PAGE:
According to a recent study, changing your eating habits could have a beneficial effect in countering Alzheimer’s disease. A diet in particular would be very helpful. Which ? Find out quickly!
Among all its harms, Alzheimer’s disease disrupts the body’s circadian rhythm, the internal biological clock, which regulates many of our physiological processes. Thus, nearly 80% of patients suffer from a disturbed rhythm, which induces difficulty sleeping and deterioration of cognitive functions at night. Unfortunately, no treatment to date targets this aspect of the disease. But a new study by researchers in San Diego has shown in mice that it is possible to correct the circadian disturbances observed in Alzheimer’s disease… thanks to a time-restricted diet.
Intermittent fasting leads to cognitive improvement
The researchers tested this strategy on mice (used as a model of Alzheimer’s disease) by feeding them on a time-restricted schedule based on intermittent fasting: they were only allowed to eat for a window of six hours each day (equivalent to 14 hours of fasting per day for a human!).
Many benefits were thus observed in mice fed following the fast, compared to control mice who received food at all hours:
- Better memory;
- Less hyperactivity at night;
- More regular and less disturbed sleep;
- Better results on cognitive assessments.
The researchers also observed improvements at the molecular level. In mice fed on a restricted schedule, the researchers found that several genes associated with Alzheimer’s disease and neuroinflammation were expressed differently.
They also found that the diet program helped reduce the amount of amyloid protein built up in the brain, which is one of the most well-known hallmarks of Alzheimer’s disease.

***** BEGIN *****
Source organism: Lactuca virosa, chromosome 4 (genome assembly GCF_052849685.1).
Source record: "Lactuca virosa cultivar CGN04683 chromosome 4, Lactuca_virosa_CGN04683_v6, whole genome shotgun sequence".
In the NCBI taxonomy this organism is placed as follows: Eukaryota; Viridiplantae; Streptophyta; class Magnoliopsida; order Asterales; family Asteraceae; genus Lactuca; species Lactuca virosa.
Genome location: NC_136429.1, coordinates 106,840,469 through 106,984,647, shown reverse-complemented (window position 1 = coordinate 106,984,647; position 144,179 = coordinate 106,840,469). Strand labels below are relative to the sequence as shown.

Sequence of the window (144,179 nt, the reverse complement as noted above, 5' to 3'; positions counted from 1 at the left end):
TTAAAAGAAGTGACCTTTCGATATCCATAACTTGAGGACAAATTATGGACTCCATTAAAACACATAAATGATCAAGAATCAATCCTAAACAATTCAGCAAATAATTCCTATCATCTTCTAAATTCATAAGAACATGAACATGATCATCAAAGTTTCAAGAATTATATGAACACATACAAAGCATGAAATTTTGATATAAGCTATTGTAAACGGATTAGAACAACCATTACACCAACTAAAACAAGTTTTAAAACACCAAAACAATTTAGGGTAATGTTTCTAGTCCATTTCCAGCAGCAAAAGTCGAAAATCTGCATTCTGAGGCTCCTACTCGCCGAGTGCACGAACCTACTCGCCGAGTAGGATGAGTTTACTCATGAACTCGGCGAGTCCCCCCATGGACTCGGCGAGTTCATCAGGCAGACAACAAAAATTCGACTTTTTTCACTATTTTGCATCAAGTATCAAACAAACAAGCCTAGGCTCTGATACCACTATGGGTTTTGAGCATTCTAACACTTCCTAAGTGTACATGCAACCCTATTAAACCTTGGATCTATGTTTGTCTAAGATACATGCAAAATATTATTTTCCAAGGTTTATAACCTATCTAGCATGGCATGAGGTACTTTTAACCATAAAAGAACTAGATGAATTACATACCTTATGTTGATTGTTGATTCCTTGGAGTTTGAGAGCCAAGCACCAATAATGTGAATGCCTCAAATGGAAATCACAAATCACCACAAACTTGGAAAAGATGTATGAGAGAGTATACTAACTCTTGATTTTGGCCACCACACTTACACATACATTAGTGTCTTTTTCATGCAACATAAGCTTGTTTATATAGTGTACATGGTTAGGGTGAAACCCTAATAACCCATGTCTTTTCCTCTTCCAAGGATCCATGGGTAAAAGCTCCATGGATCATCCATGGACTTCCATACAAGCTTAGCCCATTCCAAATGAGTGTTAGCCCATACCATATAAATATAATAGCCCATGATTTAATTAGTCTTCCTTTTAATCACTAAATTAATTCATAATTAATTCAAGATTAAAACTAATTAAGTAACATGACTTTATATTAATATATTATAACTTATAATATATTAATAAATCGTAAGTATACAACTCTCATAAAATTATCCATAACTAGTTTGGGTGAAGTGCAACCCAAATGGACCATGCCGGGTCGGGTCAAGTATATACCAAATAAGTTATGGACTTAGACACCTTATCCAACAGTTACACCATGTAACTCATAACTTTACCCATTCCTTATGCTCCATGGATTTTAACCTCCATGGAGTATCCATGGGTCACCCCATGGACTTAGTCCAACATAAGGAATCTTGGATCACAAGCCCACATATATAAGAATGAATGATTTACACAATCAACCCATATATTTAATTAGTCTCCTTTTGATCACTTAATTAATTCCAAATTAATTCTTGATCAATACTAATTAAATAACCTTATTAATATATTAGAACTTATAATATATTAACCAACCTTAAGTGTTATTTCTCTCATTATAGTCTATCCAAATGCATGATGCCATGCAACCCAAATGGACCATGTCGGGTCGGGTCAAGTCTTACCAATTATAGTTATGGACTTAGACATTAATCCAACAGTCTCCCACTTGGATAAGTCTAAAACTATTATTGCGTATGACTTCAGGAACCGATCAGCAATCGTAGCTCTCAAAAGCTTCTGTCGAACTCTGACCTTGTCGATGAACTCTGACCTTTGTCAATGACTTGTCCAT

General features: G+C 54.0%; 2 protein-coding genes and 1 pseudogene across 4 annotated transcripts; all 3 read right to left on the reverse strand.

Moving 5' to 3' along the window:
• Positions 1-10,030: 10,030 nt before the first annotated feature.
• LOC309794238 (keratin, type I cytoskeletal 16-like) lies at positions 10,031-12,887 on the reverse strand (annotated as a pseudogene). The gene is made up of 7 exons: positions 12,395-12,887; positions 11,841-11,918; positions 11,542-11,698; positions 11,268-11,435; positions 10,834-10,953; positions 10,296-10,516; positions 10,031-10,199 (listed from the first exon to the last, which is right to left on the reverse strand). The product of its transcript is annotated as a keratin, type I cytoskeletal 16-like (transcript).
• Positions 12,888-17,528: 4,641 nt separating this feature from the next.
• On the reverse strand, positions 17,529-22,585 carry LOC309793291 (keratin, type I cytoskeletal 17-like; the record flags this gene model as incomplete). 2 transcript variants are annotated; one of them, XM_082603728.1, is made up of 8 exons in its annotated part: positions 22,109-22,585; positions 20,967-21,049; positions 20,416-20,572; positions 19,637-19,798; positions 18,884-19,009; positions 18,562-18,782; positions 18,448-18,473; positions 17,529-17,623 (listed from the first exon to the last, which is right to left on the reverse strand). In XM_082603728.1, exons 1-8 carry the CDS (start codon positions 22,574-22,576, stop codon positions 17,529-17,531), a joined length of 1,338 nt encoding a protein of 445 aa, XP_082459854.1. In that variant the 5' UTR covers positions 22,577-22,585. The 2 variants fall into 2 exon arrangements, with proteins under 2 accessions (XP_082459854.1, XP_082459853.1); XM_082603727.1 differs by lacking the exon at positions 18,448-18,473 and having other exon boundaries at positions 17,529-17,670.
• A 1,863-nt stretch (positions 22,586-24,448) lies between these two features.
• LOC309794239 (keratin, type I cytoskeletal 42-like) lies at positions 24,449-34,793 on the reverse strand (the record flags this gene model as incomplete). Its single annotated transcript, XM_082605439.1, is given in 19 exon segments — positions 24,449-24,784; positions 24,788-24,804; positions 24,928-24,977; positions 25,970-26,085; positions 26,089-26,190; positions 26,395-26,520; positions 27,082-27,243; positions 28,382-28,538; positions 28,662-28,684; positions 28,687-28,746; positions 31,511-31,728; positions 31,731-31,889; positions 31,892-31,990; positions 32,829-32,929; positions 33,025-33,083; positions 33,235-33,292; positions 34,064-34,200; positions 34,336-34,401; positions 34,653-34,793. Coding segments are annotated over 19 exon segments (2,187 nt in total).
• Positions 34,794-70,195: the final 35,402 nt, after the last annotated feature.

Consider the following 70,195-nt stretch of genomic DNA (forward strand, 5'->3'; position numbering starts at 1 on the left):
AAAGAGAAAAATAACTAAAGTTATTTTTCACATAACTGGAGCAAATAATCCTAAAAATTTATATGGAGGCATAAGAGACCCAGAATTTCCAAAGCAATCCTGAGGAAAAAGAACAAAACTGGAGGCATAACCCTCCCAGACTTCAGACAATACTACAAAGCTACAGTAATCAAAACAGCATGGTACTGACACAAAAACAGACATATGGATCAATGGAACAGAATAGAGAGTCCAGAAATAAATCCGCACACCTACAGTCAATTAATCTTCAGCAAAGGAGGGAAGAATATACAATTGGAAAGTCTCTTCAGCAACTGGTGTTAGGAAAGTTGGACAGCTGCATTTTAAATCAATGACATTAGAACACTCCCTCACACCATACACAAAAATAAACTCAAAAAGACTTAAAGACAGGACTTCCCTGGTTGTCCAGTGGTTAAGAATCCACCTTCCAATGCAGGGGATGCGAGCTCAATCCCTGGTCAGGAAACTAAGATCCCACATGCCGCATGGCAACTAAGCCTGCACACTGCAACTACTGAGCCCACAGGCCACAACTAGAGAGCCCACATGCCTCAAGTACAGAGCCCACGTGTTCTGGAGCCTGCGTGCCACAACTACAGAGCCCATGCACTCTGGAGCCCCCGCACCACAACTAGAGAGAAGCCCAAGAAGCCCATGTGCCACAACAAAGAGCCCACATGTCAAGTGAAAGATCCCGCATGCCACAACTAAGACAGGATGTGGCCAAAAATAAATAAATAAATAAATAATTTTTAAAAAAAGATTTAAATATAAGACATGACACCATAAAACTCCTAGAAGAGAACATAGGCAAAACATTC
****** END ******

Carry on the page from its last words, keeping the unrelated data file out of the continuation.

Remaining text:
Disruption of the circadian rhythm and Alzheimer’s disease: dangerous liaisons?
These results also give rise to a new theory in the fight against Alzheimer’s disease:
“For many years we assumed that the circadian disruptions seen in people with Alzheimer’s disease were the result of neurodegeneration, but we are now learning that it could be the other way around: the circadian disruptions could be the result of neurodegeneration. one of the main drivers of Alzheimer’s disease” said the study’s lead author, Paula Desplats, “This makes circadian disruptions a promising target for new treatments for Alzheimer’s disease, and our results provide proof of concept for a simple and accessible way to correct these disruptions.”
Although these results have not yet been confirmed in humans, they give real hope.
“Time-restricted feeding is a strategy that people can easily and immediately incorporate into their lives. If we can replicate our findings in humans, this approach could be a simple way to dramatically improve the lives of people living with Alzheimer’s disease and those who care for it” conclude the authors.
Real hope as an editorial published in JAMA on July 31 calls into question the real impact of new treatments for Alzheimer’s disease.